The immune system plays an important role in the control of tumor development and progression. Thus, since decades immunotherapeutic strategies aim to exploit the ability of the immune system to detect and destroy tumor cells. One of the most promising concepts is the use of antigen-presenting cells (APCs) as cellular adjuvants for tumor vaccination. Especially, dendritic cells (DCs) have been identified as the ideal APC source due to their natural antigen-processing and presenting functions, their migratority capacities and the ability to activate naïve T cells[1]. However, a general barrier to successful cancer immunotherapy is the tumor-induced immunosuppression which is mainly mediated by tumor-derived soluble factors in the tumor microenvironment[2, 3]. This is also true for APC-based tumor vaccinations strategies[4].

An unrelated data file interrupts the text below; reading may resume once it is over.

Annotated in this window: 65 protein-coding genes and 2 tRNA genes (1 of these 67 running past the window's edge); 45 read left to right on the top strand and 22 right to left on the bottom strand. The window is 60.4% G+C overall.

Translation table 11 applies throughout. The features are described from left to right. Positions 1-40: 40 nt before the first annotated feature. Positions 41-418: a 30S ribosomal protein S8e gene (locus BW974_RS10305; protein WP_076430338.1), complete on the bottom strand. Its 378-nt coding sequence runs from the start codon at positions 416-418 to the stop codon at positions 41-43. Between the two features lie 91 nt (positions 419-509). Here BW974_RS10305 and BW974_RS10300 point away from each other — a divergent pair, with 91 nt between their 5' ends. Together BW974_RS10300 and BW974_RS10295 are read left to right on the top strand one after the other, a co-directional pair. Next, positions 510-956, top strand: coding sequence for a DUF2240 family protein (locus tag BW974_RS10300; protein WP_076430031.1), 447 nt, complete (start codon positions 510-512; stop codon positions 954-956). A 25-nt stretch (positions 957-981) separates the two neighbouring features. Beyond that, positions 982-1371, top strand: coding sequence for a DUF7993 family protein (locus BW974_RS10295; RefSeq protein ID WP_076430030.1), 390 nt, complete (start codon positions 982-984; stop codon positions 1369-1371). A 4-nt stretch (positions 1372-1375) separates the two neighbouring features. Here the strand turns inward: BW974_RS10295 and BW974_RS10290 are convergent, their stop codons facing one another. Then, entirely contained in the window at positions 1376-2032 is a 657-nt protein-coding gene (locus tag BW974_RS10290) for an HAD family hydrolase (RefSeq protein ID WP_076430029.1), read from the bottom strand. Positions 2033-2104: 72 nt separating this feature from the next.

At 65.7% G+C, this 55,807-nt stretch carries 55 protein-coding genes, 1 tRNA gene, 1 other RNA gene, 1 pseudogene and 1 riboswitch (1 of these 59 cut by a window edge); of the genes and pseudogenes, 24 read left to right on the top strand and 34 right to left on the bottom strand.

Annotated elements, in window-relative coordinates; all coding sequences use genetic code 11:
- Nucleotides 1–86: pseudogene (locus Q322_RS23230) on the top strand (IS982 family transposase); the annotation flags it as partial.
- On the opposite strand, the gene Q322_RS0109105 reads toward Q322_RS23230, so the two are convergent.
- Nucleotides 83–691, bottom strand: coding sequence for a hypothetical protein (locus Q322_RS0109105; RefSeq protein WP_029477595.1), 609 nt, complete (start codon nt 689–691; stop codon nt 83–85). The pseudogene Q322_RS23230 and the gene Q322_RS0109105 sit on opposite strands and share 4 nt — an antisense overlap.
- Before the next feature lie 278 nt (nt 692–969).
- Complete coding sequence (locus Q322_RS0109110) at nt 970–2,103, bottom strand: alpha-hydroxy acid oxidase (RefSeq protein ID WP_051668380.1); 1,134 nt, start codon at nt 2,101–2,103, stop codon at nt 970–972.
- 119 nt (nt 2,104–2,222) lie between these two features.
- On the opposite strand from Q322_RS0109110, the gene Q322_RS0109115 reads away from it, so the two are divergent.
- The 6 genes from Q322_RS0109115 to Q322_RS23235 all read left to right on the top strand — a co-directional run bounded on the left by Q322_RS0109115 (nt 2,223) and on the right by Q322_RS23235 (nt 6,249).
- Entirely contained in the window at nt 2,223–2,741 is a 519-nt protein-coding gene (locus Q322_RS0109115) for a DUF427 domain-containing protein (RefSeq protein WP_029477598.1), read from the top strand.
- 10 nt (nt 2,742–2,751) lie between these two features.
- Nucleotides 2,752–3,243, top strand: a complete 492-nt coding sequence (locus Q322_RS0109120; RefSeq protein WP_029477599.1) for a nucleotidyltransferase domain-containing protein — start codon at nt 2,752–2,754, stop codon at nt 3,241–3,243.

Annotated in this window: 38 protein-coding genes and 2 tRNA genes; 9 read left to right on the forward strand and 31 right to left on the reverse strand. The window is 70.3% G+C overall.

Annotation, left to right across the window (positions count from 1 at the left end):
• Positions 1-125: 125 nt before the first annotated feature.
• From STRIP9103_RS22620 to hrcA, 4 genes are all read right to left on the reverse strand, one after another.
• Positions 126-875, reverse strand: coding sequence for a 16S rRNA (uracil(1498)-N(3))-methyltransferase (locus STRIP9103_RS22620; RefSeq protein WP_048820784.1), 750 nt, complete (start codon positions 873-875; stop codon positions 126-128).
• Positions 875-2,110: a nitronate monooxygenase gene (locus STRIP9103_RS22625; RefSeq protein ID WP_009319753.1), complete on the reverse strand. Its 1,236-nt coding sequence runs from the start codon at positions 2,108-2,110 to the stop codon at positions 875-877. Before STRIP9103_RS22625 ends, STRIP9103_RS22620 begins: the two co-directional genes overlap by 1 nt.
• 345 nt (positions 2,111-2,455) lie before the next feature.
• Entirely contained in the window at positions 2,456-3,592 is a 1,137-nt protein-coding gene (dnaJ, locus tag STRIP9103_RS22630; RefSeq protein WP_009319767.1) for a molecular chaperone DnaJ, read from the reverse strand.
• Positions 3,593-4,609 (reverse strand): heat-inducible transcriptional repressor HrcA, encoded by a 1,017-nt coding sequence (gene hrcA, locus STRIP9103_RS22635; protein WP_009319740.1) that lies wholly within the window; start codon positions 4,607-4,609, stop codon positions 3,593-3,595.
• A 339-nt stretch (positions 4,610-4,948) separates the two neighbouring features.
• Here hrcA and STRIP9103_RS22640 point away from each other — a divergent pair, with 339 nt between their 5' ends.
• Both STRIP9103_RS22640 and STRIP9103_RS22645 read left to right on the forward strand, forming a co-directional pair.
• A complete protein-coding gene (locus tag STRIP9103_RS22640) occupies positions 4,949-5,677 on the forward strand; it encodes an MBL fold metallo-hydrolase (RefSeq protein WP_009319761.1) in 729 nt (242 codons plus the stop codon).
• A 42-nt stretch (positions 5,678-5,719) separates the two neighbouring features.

Among the most well-known and best characterized tumor-derived immunosuppressive molecules are interleukin-10 (IL-10)[5, 6], transforming growth factor-beta (TGF-β)[7, 8], and vascular endothelial growth factor (VEGF)[9, 10]. An important mechanism by which IL-10, TGF-β, and VEGF counteract the development of an anti-tumor immune response is through inhibition of DC differentiation, maturation, trafficking, and antigen presentation[6, 11].